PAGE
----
Dirt bikes and all-terrain vehicles lined up as if an avalanche knife was about to jump over them. But what emerged was not a death-defying stunt, but a slow, close-to-ground maneuver at a landfill—”a very visual way to get our point across,” Mayor Bill de Blasio said. Said it.
The issue was of bulldozers ramming dirt bikes and all-terrain vehicles. The bulldozers restarted their engines and began to lower them – not smithereens, not exactly then, but certainly unrecoverable debris.
“I think we put an exclamation point on that,” de Blasio said as the bulldozers rolled back and forth. “People hate these things. They’re loud. They’re obnoxious.”
There has been a proliferation of dirt bikes and all-terrain vehicles on city streets, even though they are illegal on public routes – despite lacking brake lights, turn signals and mirrors, they cannot be registered as motor vehicles. Dirt bikes and all-terrain vehicles have posed a quality-of-life crisis for people from Washington Heights to Hell’s Kitchen when the engines roar in the middle of the night. Eric Adams, a former police captain who is the Democratic nominee to replace de Blasio, has denounced ATVs and dirt bikes as signs of chaos.
De Blasio said the police department already seizes and destroys hundreds of dirt bikes every year, but wants to find more. Deputy Chief Charles McAvoy urged New Yorkers to tell police where dirt bikes and all-terrain vehicles are parked or in garages so police can seize them. He said people can call their local police premises by calling the Crimestoppers line (800-577-TIPS, or 800-577-8477) or pass the information on confidentially.
Concerns about safety were heightened after a 4-year-old was seriously injured by an illegal dirt bike in July slammed him In a parking lot at Flushing Meadows Corona Park in Queens. Last month nearly two dozen city council members called for stricter enforcement of rules against off-road vehicles as well as higher penalties for offenders.
Thursday was not the first event at Fresh Kills on Staten Island that de Blasio attended. One was not universally appreciated in 2016. But on Thursday, de Blasio seemed happy with the pile on which the bulldozers rolled.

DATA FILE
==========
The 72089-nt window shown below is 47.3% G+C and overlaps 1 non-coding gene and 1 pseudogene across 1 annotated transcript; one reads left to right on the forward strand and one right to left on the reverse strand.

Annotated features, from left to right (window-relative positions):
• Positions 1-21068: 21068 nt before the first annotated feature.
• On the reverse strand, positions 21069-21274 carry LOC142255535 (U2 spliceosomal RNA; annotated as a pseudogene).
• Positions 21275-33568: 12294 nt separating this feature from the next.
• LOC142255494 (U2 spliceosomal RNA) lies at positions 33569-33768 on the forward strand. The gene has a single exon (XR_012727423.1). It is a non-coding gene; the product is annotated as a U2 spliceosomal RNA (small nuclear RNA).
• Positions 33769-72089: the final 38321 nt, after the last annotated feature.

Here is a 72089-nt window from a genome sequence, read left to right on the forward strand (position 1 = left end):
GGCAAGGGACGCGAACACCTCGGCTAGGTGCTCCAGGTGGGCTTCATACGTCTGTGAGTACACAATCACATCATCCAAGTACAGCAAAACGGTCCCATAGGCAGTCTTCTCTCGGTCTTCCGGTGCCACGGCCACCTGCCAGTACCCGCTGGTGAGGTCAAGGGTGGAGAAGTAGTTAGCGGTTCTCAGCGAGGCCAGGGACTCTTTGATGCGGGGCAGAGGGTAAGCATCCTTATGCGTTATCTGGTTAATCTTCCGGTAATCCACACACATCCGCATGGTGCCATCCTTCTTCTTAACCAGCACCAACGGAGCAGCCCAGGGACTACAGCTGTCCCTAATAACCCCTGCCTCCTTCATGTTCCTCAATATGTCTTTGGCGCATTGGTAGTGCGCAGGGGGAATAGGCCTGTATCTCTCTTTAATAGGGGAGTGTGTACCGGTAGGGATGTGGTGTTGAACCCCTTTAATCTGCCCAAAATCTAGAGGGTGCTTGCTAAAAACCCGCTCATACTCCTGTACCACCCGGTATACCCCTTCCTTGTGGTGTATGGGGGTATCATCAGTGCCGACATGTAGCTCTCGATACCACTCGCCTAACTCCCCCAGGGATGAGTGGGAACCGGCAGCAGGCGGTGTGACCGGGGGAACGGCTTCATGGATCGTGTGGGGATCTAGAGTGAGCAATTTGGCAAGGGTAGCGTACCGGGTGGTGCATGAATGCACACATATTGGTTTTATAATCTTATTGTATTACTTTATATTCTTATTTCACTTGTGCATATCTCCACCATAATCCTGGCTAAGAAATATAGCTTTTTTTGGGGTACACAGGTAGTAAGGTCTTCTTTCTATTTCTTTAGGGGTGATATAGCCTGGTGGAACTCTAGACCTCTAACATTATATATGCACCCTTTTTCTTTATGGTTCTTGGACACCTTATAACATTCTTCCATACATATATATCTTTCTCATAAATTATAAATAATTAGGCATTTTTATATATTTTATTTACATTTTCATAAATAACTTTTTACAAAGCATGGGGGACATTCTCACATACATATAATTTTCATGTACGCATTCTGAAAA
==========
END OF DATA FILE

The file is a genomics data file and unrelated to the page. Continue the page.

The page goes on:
“It’s actually quite a beautiful sight in its own way,” de Blasio said.
what are we reading
Including a set of keys to an old reservoir in Midtown More than 250 items in an exhibit at the York Public Library, Gothamist reports.
More about Broadway’s reopening: Black playwrights, both delighted and worried about the upcoming season, discuss the road ahead. See how five shows retuned, restored and restarted are the signature effects.
What are we watching: Times Metro reporter Matthew Haag will discuss the state of New York City’s road to economic recovery on “Close Up with Sam Roberts.” The show airs on Fridays at 8 pm, Saturdays at 1:30 pm and Sundays at 12:30 pm [CUNY TV]
After a pickup at a school in Manhattan, I rode with my daughters to Queens at a rush hour.
The train was full. The child started crying. There was a collective groan among the other passengers.
When the toys failed to calm her down, I jiggled my keys. This made her cry with laughter, but when I paused for even a second, she would cry.
By the time we got to Jackson Heights, the train was starting to empty. It was silent except for the rhythmic chimes of the keys.
A new passenger boarded.
“What’s with the keys?” He shouted, did not hold back from the abusive words.
I stopped jingling in between, but then others jumped to my rescue.
“Don’t listen to him!”
“Go ahead, lady, jingle!”
A man who was riding the train all the way put his hand on her heart.
“You are a beautiful mother,” he said.
I shook the keys one last time. The child was sleeping soundly.
— Jess Decorcy Hinds
Illustrated by Agnes Lee. Read more Metropolitan Diary here.
Glad we could be here together. see you tomorrow. – jb
ps today is mini crossword And spelling Bee. You can find all our puzzles here.
Melissa Guerrero, May-Ying Lam, Rick Martinez and Olivia Parker contributed to New York TODAY. you can reach the team [email protected].